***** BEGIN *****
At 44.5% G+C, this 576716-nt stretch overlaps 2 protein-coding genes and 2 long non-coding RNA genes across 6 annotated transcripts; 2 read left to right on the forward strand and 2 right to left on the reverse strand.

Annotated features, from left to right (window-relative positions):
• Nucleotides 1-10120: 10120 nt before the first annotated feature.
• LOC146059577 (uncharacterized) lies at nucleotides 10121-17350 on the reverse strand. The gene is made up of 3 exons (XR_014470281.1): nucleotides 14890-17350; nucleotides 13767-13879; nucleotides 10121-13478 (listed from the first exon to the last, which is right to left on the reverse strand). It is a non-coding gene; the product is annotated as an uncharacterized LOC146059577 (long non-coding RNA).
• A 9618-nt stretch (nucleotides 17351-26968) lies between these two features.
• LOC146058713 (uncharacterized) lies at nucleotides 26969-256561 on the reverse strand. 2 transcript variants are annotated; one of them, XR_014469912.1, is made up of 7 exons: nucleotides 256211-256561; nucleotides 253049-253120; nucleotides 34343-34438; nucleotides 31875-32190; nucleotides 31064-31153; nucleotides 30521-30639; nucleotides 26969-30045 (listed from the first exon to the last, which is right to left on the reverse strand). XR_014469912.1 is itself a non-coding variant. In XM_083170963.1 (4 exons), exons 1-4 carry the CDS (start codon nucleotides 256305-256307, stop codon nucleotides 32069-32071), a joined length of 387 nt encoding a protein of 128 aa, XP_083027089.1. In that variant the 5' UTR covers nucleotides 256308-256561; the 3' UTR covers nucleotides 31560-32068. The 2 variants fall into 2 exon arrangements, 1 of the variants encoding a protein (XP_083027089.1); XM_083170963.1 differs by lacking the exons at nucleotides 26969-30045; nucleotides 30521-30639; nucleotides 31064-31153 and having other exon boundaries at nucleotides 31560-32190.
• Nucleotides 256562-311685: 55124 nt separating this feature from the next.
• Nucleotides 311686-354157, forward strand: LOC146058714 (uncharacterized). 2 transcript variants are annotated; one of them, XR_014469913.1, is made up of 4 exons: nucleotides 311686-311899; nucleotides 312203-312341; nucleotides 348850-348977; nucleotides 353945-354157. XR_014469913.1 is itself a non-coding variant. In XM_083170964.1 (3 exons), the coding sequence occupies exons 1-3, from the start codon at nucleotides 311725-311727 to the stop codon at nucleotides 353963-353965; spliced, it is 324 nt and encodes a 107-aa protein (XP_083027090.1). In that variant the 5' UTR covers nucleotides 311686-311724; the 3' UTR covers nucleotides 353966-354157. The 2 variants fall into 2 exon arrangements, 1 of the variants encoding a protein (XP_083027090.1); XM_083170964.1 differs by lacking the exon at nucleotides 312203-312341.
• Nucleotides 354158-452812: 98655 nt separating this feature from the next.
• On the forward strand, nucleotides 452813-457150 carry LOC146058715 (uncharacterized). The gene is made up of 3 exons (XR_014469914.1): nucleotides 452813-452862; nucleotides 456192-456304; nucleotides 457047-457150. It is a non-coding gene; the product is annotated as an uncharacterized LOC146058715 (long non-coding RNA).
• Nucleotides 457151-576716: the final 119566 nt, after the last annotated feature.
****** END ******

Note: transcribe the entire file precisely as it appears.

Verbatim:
At 44.5% G+C, this 576716-nt stretch overlaps 2 protein-coding genes and 2 long non-coding RNA genes across 6 annotated transcripts; 2 read left to right on the forward strand and 2 right to left on the reverse strand.

Annotated features, from left to right (window-relative positions):
• Nucleotides 1-10120: 10120 nt before the first annotated feature.
• LOC146059577 (uncharacterized) lies at nucleotides 10121-17350 on the reverse strand. The gene is made up of 3 exons (XR_014470281.1): nucleotides 14890-17350; nucleotides 13767-13879; nucleotides 10121-13478 (listed from the first exon to the last, which is right to left on the reverse strand). It is a non-coding gene; the product is annotated as an uncharacterized LOC146059577 (long non-coding RNA).
• A 9618-nt stretch (nucleotides 17351-26968) lies between these two features.
• LOC146058713 (uncharacterized) lies at nucleotides 26969-256561 on the reverse strand. 2 transcript variants are annotated; one of them, XR_014469912.1, is made up of 7 exons: nucleotides 256211-256561; nucleotides 253049-253120; nucleotides 34343-34438; nucleotides 31875-32190; nucleotides 31064-31153; nucleotides 30521-30639; nucleotides 26969-30045 (listed from the first exon to the last, which is right to left on the reverse strand). XR_014469912.1 is itself a non-coding variant. In XM_083170963.1 (4 exons), exons 1-4 carry the CDS (start codon nucleotides 256305-256307, stop codon nucleotides 32069-32071), a joined length of 387 nt encoding a protein of 128 aa, XP_083027089.1. In that variant the 5' UTR covers nucleotides 256308-256561; the 3' UTR covers nucleotides 31560-32068. The 2 variants fall into 2 exon arrangements, 1 of the variants encoding a protein (XP_083027089.1); XM_083170963.1 differs by lacking the exons at nucleotides 26969-30045; nucleotides 30521-30639; nucleotides 31064-31153 and having other exon boundaries at nucleotides 31560-32190.
• Nucleotides 256562-311685: 55124 nt separating this feature from the next.
• Nucleotides 311686-354157, forward strand: LOC146058714 (uncharacterized). 2 transcript variants are annotated; one of them, XR_014469913.1, is made up of 4 exons: nucleotides 311686-311899; nucleotides 312203-312341; nucleotides 348850-348977; nucleotides 353945-354157. XR_014469913.1 is itself a non-coding variant. In XM_083170964.1 (3 exons), the coding sequence occupies exons 1-3, from the start codon at nucleotides 311725-311727 to the stop codon at nucleotides 353963-353965; spliced, it is 324 nt and encodes a 107-aa protein (XP_083027090.1). In that variant the 5' UTR covers nucleotides 311686-311724; the 3' UTR covers nucleotides 353966-354157. The 2 variants fall into 2 exon arrangements, 1 of the variants encoding a protein (XP_083027090.1); XM_083170964.1 differs by lacking the exon at nucleotides 312203-312341.
• Nucleotides 354158-452812: 98655 nt separating this feature from the next.
• On the forward strand, nucleotides 452813-457150 carry LOC146058715 (uncharacterized). The gene is made up of 3 exons (XR_014469914.1): nucleotides 452813-452862; nucleotides 456192-456304; nucleotides 457047-457150. It is a non-coding gene; the product is annotated as an uncharacterized LOC146058715 (long non-coding RNA).
• Nucleotides 457151-576716: the final 119566 nt, after the last annotated feature.